In fact, a number of household-name brands are already doing so. Last March, Taco Bell released a collection of (of course) taco-themed NFTs; later in the year, Glenfiddich sold bottles of rare whisky – costing $18,000 a pop – as NFTs; just before Christmas, Pepsi announced its ‘Mic Drop’ NFT campaign. Though NFTs from food and beverage companies will be used in slightly different ways from those that are launched by fashion companies, the underlying appeal to consumers is essentially the same: as opportunity to own a unique cultural artifact, to attain next-level brand affinity, and to flaunt one’s virtual bling and tech-savviness in the burgeoning metaverse.
“If you are a fan of these brands, [virtual goods are] like the ultimate brand experience,” says Lapin. “The money goes to being able to be the one to say anywhere – whether it be on Fortnight, on social media or amongst your friends in real life – ’I am the owner of XYZ, Balenciaga this, Gucci that.’ That’s where the cachet comes in. And so selling off the newest, most exclusive piece of a brand is where the draw comes from.”
That, fundamentally, is what NFTs and virtual goods represent: the newest, most exclusive piece of a brand.
Where do fads begin and end?
Like any new technology, it’s impossible to know with much certainty at this point how the metaverse will be used in the future. NFTs could turn out to be a short-lived fad – we may look back in 10 years shaking our heads and laughing in disbelief that anyone could have been foolish enough to spend tens of millions of dollars on what amounts to a piece of digital artwork.
Alternatively, the NFT market could continue to grow, in which case we’ll probably applaud those early pioneers for their courage and their foresight, much as we do today for the early adopters of Bitcoin. The brands that have recently been dipping their toes into the metaverse and the virtual marketplace have been doing so more as an experiment than anything else; there was never a guarantee that anyone would have been willing to pay anything at all for a digital handbag, for example. But when Gucci launched a virtual handbag on Roblox, it ended up selling for a higher price than its physical counterpart. Go figure.
These brands just noticed that a new commodity was selling for millions of dollars, garnering a lot of attention from young and wealthy consumers, and so they decided to give it a shot. The early results have been encouraging enough that more brands are now clamoring through the door to the metaverse to stake their claim in the lucrative virtual marketplace.
So, what does all of this mean for brands that are looking to stake their claim in that marketplace?
For one thing, as Kay points out, it’s important for brands to have a communications strategy that leverages the high levels of excitement that currently surround NFTs. “Everything in the NFT space moves so fast,” he says. “People expect something every day. If you haven’t given them an announcement every day, they’re like, ‘what’s going on?’ But that’s just because people are excited about it.”
Authenticity and transparency – two core principles of the web3 revolution – can also be powerful guiding principles for brands seeking to break into the metaverse. “Web2 in a lot of ways paved the way,” says Michael Cruz, partner and head of content at Summer Friday, a marketing and advertising agency. “It was highly governed from the top down. [It was like] playing in someone else’s playground. But as we start to move into web3, there’s more autonomy, and this should include a better social experience altogether. So if you’re going to come into the space, tapping into that authenticity is key.”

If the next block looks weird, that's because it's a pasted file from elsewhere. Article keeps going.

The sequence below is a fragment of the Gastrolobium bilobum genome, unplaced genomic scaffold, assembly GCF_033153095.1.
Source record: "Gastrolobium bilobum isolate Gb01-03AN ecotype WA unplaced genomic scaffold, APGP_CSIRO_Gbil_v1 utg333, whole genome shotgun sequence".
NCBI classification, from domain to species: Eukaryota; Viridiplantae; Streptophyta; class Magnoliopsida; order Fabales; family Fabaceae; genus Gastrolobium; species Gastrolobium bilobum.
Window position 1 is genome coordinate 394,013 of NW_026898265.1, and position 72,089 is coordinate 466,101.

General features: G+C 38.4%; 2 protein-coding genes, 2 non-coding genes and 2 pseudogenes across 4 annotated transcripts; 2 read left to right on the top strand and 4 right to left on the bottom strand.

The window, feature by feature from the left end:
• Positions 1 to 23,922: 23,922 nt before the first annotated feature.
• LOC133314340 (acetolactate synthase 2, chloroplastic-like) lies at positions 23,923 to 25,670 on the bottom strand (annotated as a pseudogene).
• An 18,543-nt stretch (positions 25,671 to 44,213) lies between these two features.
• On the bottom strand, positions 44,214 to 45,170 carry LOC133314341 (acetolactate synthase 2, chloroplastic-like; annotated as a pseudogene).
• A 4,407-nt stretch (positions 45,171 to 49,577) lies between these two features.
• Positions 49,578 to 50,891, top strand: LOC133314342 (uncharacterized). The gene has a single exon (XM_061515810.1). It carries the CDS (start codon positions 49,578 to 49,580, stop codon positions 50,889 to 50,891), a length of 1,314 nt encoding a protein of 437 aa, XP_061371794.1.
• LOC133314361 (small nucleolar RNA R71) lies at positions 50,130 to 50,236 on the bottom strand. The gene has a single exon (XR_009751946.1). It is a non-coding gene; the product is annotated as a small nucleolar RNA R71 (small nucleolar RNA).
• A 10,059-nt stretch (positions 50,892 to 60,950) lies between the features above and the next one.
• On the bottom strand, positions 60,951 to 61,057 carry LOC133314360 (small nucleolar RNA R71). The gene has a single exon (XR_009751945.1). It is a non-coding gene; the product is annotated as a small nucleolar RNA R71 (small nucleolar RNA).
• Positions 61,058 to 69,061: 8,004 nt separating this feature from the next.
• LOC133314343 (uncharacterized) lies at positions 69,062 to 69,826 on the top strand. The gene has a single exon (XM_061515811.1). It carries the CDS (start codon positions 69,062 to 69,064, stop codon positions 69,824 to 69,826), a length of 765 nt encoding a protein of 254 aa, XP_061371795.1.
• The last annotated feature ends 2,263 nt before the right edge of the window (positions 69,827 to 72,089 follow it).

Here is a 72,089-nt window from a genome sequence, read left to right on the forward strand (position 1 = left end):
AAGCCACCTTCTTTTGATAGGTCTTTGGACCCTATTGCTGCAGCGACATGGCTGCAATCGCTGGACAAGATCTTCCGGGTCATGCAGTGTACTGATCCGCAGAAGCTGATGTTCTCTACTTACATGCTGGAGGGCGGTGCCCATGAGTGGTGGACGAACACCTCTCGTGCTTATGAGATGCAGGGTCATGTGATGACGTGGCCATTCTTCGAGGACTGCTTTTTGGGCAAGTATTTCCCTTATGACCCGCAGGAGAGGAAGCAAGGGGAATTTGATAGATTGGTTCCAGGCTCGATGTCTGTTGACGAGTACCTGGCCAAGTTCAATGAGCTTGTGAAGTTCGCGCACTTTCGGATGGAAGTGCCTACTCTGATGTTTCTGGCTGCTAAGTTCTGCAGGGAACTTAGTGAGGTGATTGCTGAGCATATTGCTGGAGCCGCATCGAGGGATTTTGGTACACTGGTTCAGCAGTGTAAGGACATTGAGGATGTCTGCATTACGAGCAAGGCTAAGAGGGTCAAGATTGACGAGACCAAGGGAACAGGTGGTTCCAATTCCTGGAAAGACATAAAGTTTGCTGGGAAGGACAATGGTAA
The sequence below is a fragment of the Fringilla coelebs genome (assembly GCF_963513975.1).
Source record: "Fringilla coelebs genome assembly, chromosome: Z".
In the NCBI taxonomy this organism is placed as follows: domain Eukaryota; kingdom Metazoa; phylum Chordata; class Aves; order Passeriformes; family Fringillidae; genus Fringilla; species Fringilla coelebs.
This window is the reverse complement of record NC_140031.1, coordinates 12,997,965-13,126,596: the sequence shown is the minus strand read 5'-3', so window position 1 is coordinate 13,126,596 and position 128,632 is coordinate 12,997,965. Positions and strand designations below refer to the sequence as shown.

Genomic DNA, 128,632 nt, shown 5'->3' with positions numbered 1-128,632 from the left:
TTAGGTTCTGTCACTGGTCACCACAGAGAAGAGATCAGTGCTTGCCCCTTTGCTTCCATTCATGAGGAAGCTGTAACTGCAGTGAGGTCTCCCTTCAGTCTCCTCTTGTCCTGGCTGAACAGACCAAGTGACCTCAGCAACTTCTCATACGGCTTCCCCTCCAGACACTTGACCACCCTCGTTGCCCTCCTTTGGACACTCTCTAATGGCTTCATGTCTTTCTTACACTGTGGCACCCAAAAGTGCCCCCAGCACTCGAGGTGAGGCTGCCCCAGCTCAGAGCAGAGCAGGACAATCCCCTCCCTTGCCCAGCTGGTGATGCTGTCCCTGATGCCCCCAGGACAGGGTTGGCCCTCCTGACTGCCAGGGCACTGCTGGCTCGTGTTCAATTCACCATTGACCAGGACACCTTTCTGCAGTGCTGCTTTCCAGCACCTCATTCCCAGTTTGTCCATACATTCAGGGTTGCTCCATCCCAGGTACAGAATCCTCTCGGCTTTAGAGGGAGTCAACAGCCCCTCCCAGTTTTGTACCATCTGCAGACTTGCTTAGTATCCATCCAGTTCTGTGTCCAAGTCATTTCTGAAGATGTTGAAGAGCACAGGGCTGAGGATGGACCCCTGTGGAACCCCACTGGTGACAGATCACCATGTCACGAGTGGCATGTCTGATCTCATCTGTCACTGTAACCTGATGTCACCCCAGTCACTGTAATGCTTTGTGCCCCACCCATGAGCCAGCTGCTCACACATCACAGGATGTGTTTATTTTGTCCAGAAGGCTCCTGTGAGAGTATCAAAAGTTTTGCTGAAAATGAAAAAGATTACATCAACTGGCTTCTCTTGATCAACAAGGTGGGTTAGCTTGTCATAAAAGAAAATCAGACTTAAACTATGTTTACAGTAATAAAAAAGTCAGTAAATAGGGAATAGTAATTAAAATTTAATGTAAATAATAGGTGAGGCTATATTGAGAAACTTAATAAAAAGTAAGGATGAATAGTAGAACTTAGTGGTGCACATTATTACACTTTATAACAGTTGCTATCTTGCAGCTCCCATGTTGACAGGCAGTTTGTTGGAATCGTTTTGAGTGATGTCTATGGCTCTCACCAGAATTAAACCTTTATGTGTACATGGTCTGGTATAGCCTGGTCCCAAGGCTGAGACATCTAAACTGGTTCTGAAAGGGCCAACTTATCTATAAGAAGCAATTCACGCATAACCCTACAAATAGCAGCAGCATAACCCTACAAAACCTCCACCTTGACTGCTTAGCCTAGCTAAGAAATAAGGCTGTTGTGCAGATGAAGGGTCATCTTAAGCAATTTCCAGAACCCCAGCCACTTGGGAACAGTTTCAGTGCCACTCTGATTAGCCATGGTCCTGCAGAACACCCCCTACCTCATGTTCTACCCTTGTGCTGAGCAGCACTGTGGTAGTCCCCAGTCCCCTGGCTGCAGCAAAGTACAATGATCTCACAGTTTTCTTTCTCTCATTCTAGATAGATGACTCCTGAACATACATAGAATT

Avery Akkineni, president of VaynerNFT – a consultancy firm founded by Gary Vaynerchuck, which helps brands navigate the emerging NFT market – points out that ‘the metaverse’ is much more than just NFTs: “Many think ‘the metaverse’ represents digital real estate; but to us … the metaverse is a much bigger concept; representing the potential of a connected, web3 world that includes VR, AR, NFTs, virtual worlds and much more,” she tells The Drum in an email. And while NFTs certainly pose exciting opportunities for marketers, she says, it’s still important for brands to build comprehensive strategies across multiple channels. “NFTs are certainly an important component of forward-thinking marketers’ channel mixes, but it’s still quite early,” Akkineni writes. “There is tremendous value in traditional marketing and sales channels, along with social media apps, gaming ecosystems and more.”
Richard Oppy, vice-president of global brands at Anheuser-Busch InBev, says that Budweiser – VaynerNFT’s flagship client – is eager to emerge into the NFT market. “We are bullish on NFTs, not only because we understand the opportunity, but the reason behind them,” Oppy tells The Drum in an email. “NFTs provide us with the opportunity to engage with our fans in an entirely new way – giving them the ability to collect and own a digital piece of our brands, as well as gain backstage, exclusive access to the experiences they offer, for the first time. We believe the metaverse will become a space where consumers will be entertained, socialize, invest and explore their creativity, and we plan to be at the forefront of that experience.”
The growing market for virtual goods spells enormous opportunity for brands. But only, as Cruz points out, if they have a carefully developed strategy: “As you’re building brand and status in the digital sphere, purchases and items become critically important. In order for brands to tap into that they, one, need to leverage their equity, recognize how they fit within the narrative and be authentic in their approach. And, two, don’t just launch projects for the sake of being in the space; launch it with the understanding that they have to go in 100%. And participation is key.”